Books & Music
Food & Wine
Health & Fitness
Hobbies & Crafts
Home & Garden
News & Politics
Religion & Spirituality
Travel & Culture
TV & Movies
Hook Pull Experience
The morning of April 10, 2010 I arrived at a private residence in the South of market district of San Francisco. My purpose there that day was to attend a hook poll workshop taught by Fakir Musafar, who did the branding on my left thigh back in 2001. The event was called "Spirit + Flesh," and Fakir has taught versions of this workshop in different locations for many years now. His purpose is to bring the awareness and experience of a more ancient and tribal ritual to contemporary society.
In the opening lecture period, the attendees were taught about different cultures who used physical ritual and bodily experience as part of their spiritual practices. Native American Indian rituals and practices found in the Hindu religion were explained and illustrated. Some wonderful video taken by anthropologists was shown, depicting traditional worship of the Hindu deity Murugan as occurs in parts of India, Indonesia and even southern parts of Africa.
In these traditional rituals, the experience of having body piercings and pulling against them is a means to ecstatic trance, a way of heightening sensation and connecting with Spirit. the dozen people attending the workshop were from multi-denominational backgrounds, however, an altar was built at one end of the workshop room to facilitate spiritual focus. Murugen, brother to the familiar Hindu god Ganesha, was depicted on the altar. He is the deity who oversees body piercings and is often shown as a young man carrying a spear of knowledge with which he pierces his devotees.
Following the historical inspirations, several of the facilitators talked about their own experiences with doing hook pulls. A variety of physical and mental reactions were discussed, piercing procedures were described and the participants were asked to think of an intention, to give their experiences a focus. Then everyone took a short break and changed into whatever clothing they wished to wear during the ritual portion. As people were going to be getting chest or back piercings (or both), the entire group was shirtless. Also available were piercings over the third eye (to stimulate insight) and cheek spears, known as vels which are traditional piercings found in Hindu ceremonies. By taking away the ability to speak, it is felt the celebrants are more able to focus on Spirit. Along with my chest piercings, I opted to get both of these as well.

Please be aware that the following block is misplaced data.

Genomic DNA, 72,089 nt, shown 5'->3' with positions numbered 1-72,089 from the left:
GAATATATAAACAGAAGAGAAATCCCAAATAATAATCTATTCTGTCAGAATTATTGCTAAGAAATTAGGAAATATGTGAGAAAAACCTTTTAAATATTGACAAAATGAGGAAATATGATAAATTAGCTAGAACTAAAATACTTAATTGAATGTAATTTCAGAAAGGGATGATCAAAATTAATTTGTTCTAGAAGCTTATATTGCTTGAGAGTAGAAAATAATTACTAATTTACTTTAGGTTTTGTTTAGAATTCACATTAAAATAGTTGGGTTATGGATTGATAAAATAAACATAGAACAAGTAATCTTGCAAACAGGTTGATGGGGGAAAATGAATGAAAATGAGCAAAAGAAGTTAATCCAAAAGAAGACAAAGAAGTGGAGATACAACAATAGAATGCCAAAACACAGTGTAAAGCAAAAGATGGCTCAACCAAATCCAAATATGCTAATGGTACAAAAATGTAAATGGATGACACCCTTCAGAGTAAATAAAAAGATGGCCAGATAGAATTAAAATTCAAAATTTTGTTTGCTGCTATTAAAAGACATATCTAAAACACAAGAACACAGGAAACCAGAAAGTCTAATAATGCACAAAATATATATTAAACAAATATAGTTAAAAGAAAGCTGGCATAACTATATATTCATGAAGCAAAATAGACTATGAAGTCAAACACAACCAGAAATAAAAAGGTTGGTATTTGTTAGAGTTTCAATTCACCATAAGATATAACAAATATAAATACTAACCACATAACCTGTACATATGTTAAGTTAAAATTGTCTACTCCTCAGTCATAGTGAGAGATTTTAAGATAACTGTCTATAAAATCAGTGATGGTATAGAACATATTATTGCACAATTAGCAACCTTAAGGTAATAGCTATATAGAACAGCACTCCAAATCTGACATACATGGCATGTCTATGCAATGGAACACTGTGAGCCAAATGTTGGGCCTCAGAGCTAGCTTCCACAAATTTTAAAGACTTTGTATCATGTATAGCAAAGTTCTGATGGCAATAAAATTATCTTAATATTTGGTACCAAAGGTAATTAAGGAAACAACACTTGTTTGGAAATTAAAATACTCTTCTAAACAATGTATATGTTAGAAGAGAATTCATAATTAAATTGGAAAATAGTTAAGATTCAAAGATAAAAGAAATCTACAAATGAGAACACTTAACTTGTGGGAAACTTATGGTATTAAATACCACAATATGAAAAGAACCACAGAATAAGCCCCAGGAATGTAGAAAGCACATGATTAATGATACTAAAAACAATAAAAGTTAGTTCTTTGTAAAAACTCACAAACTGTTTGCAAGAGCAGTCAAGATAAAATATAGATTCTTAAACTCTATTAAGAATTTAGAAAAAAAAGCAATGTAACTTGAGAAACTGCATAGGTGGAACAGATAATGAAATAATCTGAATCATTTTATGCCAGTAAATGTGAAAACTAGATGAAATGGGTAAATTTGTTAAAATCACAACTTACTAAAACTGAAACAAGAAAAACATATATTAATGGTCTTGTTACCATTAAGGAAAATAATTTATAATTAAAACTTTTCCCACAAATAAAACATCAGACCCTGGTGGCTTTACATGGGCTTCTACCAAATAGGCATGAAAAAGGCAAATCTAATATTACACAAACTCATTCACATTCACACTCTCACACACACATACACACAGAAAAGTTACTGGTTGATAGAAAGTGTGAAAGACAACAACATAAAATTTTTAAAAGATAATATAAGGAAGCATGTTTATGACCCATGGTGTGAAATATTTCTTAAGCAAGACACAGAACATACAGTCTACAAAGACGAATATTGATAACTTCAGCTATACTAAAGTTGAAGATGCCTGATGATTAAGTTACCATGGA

When my time came to be pierced, I sat down on a bar stool and the areas to be pierced were prepared with surgical cleanser. The chest piercings were the hardest to endure, but it wasn't the actual piercing that was the most painful. It was the pinching up of the skin so that it could be pierced. Deep breathing was done to minimize the pain, but no anesthetics were used. The cheek spear was very quick to do, and made me realize that when you bite you own cheek accidentally, it's very painful as teeth are extremely blunt compared to a vel. The third eye piercing was done with a hypodermic tip and was very quick and easy.
I pulled against my chest piercings for close to two hours. As the endorphins released by the strong sensation built up, the physical experience shifted along a spectrum. My experience was more about being in my body than leaving it. I had periods where everything seemed intensely clear, like I was able to see everything little thing that was going on in the room. A few times I lost all sense of time and would have a sudden sense of "returning." Nearly a month later, I am still processing and interpreting the various thoughts and feelings I had during the ritual.
I wouldn't say this is an experience that I'd urge people to try. I feel that it's something which one would either feel called to do, or not. I'm so glad that I had the chance to do it myself.
Content copyright © 2013 by Rae Schwarz. All rights reserved.
This content was written by Rae Schwarz. If you wish to use this content in any manner, you need written permission. Contact Rae Schwarz for details.
Website copyright © 2013 Minerva WebWorks LLC. All rights reserved.